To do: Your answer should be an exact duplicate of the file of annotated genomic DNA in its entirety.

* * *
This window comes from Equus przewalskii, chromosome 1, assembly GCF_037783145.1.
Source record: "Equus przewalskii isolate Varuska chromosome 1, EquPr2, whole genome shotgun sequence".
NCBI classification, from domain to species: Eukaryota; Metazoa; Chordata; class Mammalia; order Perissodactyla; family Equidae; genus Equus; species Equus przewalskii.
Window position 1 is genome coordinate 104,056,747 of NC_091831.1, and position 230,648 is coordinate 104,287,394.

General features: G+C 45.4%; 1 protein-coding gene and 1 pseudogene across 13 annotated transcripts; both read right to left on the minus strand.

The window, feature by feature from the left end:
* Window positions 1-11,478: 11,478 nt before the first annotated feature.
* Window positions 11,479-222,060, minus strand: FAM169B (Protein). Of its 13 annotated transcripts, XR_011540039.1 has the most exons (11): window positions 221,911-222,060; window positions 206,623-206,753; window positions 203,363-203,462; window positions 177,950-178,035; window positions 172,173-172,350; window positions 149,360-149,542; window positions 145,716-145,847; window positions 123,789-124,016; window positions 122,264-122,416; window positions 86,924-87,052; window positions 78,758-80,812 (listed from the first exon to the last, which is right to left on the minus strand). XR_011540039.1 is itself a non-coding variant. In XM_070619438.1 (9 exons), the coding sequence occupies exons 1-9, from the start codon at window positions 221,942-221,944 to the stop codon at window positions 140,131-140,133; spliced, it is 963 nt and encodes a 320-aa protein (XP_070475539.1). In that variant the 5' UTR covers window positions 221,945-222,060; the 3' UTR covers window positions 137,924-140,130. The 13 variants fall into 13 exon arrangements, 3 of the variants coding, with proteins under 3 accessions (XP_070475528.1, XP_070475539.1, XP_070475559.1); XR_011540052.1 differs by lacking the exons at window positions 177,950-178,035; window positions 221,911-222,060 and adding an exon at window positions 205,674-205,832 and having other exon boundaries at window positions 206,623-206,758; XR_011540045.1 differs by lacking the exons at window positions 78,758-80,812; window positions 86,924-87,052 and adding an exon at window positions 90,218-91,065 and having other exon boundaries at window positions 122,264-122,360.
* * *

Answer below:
This window comes from Equus przewalskii, chromosome 1, assembly GCF_037783145.1.
Source record: "Equus przewalskii isolate Varuska chromosome 1, EquPr2, whole genome shotgun sequence".
NCBI classification, from domain to species: Eukaryota; Metazoa; Chordata; class Mammalia; order Perissodactyla; family Equidae; genus Equus; species Equus przewalskii.
Window position 1 is genome coordinate 104,056,747 of NC_091831.1, and position 230,648 is coordinate 104,287,394.

General features: G+C 45.4%; 1 protein-coding gene and 1 pseudogene across 13 annotated transcripts; both read right to left on the minus strand.

The window, feature by feature from the left end:
* Window positions 1-11,478: 11,478 nt before the first annotated feature.
* Window positions 11,479-222,060, minus strand: FAM169B (Protein). Of its 13 annotated transcripts, XR_011540039.1 has the most exons (11): window positions 221,911-222,060; window positions 206,623-206,753; window positions 203,363-203,462; window positions 177,950-178,035; window positions 172,173-172,350; window positions 149,360-149,542; window positions 145,716-145,847; window positions 123,789-124,016; window positions 122,264-122,416; window positions 86,924-87,052; window positions 78,758-80,812 (listed from the first exon to the last, which is right to left on the minus strand). XR_011540039.1 is itself a non-coding variant. In XM_070619438.1 (9 exons), the coding sequence occupies exons 1-9, from the start codon at window positions 221,942-221,944 to the stop codon at window positions 140,131-140,133; spliced, it is 963 nt and encodes a 320-aa protein (XP_070475539.1). In that variant the 5' UTR covers window positions 221,945-222,060; the 3' UTR covers window positions 137,924-140,130. The 13 variants fall into 13 exon arrangements, 3 of the variants coding, with proteins under 3 accessions (XP_070475528.1, XP_070475539.1, XP_070475559.1); XR_011540052.1 differs by lacking the exons at window positions 177,950-178,035; window positions 221,911-222,060 and adding an exon at window positions 205,674-205,832 and having other exon boundaries at window positions 206,623-206,758; XR_011540045.1 differs by lacking the exons at window positions 78,758-80,812; window positions 86,924-87,052 and adding an exon at window positions 90,218-91,065 and having other exon boundaries at window positions 122,264-122,360.